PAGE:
legal protections the church needed, but it reflects the new
Pope's certain attention to the spiritual future of Europe.

--------------------
Transitional Figure?
--------------------

5. (SBU) In choosing the name Benedict XVI, Ratzinger may have
been acknowledging that at 78, and following an historic papacy,
he will be a transitional figure. Benedict XV's short-lived
papacy lasted only from 1914-1922. The original St. Benedict,
the founder of European monastic tradition, is the patron saint
of Europe -- yet another hint of Benedict XVI's intentions.

------------------------
Biographical Information
------------------------

6. (U) Joseph Ratzinger was born on 16 April 1927 in Marktl am
Inn, Germany. He was ordained a priest on 29 June 1951. His

father, a police officer, came from a traditional family of
farmers from Lower Bavaria. He spent his adolescent years in
Traunstein, and was called into the auxiliary anti-aircraft
service in the last months of World War II. From 1946 to 1951,
the year in which he was ordained a priest and began to teach,
he studied philosophy and theology at the University of Munich
and at the higher school in Freising. In 1953 he obtained a
doctorate in theology. Four years later, he qualified as a
university teacher. He then taught dogma and fundamental
theology at the higher school of philosophy and theology of
Freising, then in Bonn from 1959 to 1969, Muenster from 1963 to
1966, Tuebingen from 1966 to 1969. From 1969, he was a professor
of dogmatic theology and of the history of dogma at the
University of Regensburg and Vice President of the same
university.

7. (U) Already in 1962 he was well known when, at the age of
35, he became a consultor at Vatican Council II, of the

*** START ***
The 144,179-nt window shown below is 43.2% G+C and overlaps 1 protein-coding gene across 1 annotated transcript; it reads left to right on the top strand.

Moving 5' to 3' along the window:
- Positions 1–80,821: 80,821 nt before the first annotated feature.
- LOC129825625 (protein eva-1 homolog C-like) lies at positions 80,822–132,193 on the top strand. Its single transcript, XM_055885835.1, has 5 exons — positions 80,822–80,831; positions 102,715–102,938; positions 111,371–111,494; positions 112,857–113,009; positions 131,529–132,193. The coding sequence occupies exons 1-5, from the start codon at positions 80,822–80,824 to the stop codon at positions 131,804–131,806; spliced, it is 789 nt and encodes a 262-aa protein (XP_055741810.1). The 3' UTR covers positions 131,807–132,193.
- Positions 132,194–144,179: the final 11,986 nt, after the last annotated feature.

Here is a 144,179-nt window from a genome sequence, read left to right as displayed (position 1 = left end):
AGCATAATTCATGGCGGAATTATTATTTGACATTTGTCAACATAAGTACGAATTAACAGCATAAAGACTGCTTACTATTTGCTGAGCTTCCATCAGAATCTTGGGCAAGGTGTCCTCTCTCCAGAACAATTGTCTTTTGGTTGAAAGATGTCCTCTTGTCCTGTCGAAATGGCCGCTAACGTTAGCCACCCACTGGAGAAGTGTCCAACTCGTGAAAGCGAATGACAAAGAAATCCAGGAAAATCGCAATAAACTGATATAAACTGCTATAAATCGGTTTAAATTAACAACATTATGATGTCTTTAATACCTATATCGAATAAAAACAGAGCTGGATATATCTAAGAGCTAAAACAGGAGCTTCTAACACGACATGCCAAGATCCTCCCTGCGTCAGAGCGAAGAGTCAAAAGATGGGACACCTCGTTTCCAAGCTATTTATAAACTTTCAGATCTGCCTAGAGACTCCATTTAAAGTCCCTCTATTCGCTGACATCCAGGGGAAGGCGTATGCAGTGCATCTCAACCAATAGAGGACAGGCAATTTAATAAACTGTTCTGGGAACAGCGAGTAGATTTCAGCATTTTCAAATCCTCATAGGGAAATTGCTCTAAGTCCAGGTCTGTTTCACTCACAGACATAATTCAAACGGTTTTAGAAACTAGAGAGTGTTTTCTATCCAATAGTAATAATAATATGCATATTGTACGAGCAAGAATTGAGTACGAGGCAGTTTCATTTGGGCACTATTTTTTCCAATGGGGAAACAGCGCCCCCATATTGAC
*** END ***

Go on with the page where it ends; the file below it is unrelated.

Archbishop of Cologne, Cardinal Joseph Frings. In March 1977,
Paul VI elected him Archbishop of Munich and Freising and on 28
May 1977 he was consecrated, the first diocesan priest after 80
years to take over the pastoral ministry of this large Bavarian
diocese. Ratzinger was created and proclaimed Cardinal by Paul
VI in the consistory of 27 June 1977. On 25 November 1981 he
was nominated by John Paul II Prefect of the Congregation for
the Doctrine of the Faith; President of the Biblical Commission
and of the Pontifical International Theological Commission.

-------
Comment
-------

8. (C) The election of John Paul II's theologian to succeed
him suggests that the College of Cardinals wanted the closest
possible theological continuity they could find in a new Pope.
At the same time, it is unlikely that the 78-year-old "humble
worker in the Lord's vineyard," as he described himself will cut
as prominent figure on the world stage as the young and robust
John Paul II did when he was first elected. While he will
certainly carry on the Holy See's global mission left by his
predecessor, his focus is likely to be more on strengthening the
church from within than promoting the Church's role externally.
Despite his euro-centric focus, he will also need to address the
concerns of those Catholics in the developing world whose
priority remains a socially and politically active church
working against poverty, disease and oppression. In this
regard, and more broadly on international issues, he will face a
steep learning curve. We should reach out to him early on to
help shape his approach as he begins to grapple with the world
beyond the Vatican's walls.

HARDT


NNNN

2005VATICA00467 - Classification: CONFIDENTIAL